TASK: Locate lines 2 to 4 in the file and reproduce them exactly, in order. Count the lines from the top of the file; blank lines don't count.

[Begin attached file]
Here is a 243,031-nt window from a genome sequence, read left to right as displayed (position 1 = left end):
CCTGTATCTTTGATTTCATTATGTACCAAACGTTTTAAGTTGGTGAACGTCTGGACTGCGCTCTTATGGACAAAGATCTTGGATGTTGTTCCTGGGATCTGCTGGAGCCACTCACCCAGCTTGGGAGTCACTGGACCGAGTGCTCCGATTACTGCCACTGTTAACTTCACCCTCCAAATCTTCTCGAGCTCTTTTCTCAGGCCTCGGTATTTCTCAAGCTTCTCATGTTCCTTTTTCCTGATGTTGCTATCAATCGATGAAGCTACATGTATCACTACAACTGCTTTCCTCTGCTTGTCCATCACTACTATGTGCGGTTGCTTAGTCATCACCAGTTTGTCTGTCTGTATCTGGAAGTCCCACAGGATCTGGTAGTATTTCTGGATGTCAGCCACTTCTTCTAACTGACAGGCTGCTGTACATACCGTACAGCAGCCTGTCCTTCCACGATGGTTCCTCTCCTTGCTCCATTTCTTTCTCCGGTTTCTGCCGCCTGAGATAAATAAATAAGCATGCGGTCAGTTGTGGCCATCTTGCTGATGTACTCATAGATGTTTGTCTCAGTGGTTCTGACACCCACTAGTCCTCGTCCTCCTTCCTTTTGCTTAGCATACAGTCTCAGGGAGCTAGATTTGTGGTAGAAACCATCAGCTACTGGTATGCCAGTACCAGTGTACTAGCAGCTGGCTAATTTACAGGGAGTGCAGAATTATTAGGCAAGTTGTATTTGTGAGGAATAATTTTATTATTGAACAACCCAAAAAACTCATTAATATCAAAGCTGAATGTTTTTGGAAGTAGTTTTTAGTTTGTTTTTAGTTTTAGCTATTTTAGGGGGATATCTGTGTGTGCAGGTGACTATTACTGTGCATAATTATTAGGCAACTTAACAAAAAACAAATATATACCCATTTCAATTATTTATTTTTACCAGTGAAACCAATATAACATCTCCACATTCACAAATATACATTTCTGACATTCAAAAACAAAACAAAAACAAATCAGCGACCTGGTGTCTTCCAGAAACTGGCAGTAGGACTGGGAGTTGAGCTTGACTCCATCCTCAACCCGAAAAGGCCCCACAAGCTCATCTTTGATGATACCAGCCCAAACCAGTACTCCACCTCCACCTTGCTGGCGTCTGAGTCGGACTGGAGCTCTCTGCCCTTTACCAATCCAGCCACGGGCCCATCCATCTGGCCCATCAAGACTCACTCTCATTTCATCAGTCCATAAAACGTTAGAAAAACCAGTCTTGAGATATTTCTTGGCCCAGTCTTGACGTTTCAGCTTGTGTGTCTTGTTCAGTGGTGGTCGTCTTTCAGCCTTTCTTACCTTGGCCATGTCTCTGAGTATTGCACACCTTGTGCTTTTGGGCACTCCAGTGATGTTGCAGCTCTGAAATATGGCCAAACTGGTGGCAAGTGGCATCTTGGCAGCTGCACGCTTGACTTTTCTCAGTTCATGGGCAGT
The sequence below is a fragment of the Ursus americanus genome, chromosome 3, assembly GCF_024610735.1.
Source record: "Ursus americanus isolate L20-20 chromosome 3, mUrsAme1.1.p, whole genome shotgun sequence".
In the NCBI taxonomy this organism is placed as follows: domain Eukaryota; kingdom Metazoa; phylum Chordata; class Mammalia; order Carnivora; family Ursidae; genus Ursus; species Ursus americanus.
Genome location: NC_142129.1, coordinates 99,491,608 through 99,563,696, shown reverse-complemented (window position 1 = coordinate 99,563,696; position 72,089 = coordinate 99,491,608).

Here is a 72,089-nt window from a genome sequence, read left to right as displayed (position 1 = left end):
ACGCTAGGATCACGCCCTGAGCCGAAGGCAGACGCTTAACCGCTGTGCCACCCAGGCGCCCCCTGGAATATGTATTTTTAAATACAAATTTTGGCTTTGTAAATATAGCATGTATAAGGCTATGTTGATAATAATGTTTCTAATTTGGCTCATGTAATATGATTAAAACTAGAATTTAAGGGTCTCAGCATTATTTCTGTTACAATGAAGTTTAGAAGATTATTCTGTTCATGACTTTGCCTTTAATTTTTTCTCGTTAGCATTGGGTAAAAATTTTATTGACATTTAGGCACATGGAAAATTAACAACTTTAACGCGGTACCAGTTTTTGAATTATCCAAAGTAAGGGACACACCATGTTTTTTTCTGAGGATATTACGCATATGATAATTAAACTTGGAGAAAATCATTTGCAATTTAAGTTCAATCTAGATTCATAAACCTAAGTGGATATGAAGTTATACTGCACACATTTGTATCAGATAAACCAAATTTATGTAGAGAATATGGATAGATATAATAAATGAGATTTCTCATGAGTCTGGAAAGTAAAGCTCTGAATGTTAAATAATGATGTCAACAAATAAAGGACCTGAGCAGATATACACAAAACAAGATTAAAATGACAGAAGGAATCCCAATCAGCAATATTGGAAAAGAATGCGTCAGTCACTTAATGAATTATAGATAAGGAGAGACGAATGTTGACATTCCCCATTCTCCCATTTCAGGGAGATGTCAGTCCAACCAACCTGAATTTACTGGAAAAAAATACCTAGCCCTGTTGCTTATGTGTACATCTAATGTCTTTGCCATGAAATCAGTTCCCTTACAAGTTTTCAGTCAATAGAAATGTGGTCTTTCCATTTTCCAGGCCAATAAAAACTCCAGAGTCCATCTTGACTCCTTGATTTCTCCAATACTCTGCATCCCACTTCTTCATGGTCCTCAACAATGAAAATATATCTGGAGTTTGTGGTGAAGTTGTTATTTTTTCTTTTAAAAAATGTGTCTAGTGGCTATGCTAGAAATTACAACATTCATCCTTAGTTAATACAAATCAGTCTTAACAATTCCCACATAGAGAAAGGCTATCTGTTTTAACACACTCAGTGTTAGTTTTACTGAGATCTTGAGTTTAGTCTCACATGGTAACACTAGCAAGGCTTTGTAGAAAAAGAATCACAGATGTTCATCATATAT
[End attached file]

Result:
CCTGTATCTTTGATTTCATTATGTACCAAACGTTTTAAGTTGGTGAACGTCTGGACTGCGCTCTTATGGACAAAGATCTTGGATGTTGTTCCTGGGATCTGCTGGAGCCACTCACCCAGCTTGGGAGTCACTGGACCGAGTGCTCCGATTACTGCCACTGTTAACTTCACCCTCCAAATCTTCTCGAGCTCTTTTCTCAGGCCTCGGTATTTCTCAAGCTTCTCATGTTCCTTTTTCCTGATGTTGCTATCAATCGATGAAGCTACATGTATCACTACAACTGCTTTCCTCTGCTTGTCCATCACTACTATGTGCGGTTGCTTAGTCATCACCAGTTTGTCTGTCTGTATCTGGAAGTCCCACAGGATCTGGTAGTATTTCTGGATGTCAGCCACTTCTTCTAACTGACAGGCTGCTGTACATACCGTACAGCAGCCTGTCCTTCCACGATGGTTCCTCTCCTTGCTCCATTTCTTTCTCCGGTTTCTGCCGCCTGAGATAAATAAATAAGCATGCGGTCAGTTGTGGCCATCTTGCTGATGTACTCATAGATGTTTGTCTCAGTGGTTCTGACACCCACTAGTCCTCGTCCTCCTTCCTTTTGCTTAGCATACAGTCTCAGGGAGCTAGATTTGTGGTAGAAACCATCAGCTACTGGTATGCCAGTACCAGTGTACTAGCAGCTGGCTAATTTACAGGGAGTGCAGAATTATTAGGCAAGTTGTATTTGTGAGGAATAATTTTATTATTGAACAACCCAAAAAACTCATTAATATCAAAGCTGAATGTTTTTGGAAGTAGTTTTTAGTTTGTTTTTAGTTTTAGCTATTTTAGGGGGATATCTGTGTGTGCAGGTGACTATTACTGTGCATAATTATTAGGCAACTTAACAAAAAACAAATATATACCCATTTCAATTATTTATTTTTACCAGTGAAACCAATATAACATCTCCACATTCACAAATATACATTTCTGACATTCAAAAACAAAACAAAAACAAATCAGCGACCTGGTGTCTTCCAGAAACTGGCAGTAGGACTGGGAGTTGAGCTTGACTCCATCCTCAACCCGAAAAGGCCCCACAAGCTCATCTTTGATGATACCAGCCCAAACCAGTACTCCACCTCCACCTTGCTGGCGTCTGAGTCGGACTGGAGCTCTCTGCCCTTTACCAATCCAGCCACGGGCCCATCCATCTGGCCCATCAAGACTCACTCTCATTTCATCAGTCCATAAAACGTTAGAAAAACCAGTCTTGAGATATTTCTTGGCCCAGTCTTGACGTTTCAGCTTGTGTGTCTTGTTCAGTGGTGGTCGTCTTTCAGCCTTTCTTACCTTGGCCATGTCTCTGAGTATTGCACACCTTGTGCTTTTGGGCACTCCAGTGATGTTGCAGCTCTGAAATATGGCCAAACTGGTGGCAAGTGGCATCTTGGCAGCTGCACGCTTGACTTTTCTCAGTTCATGGGCAGT
The sequence below is a fragment of the Ursus americanus genome, chromosome 3, assembly GCF_024610735.1.
Source record: "Ursus americanus isolate L20-20 chromosome 3, mUrsAme1.1.p, whole genome shotgun sequence".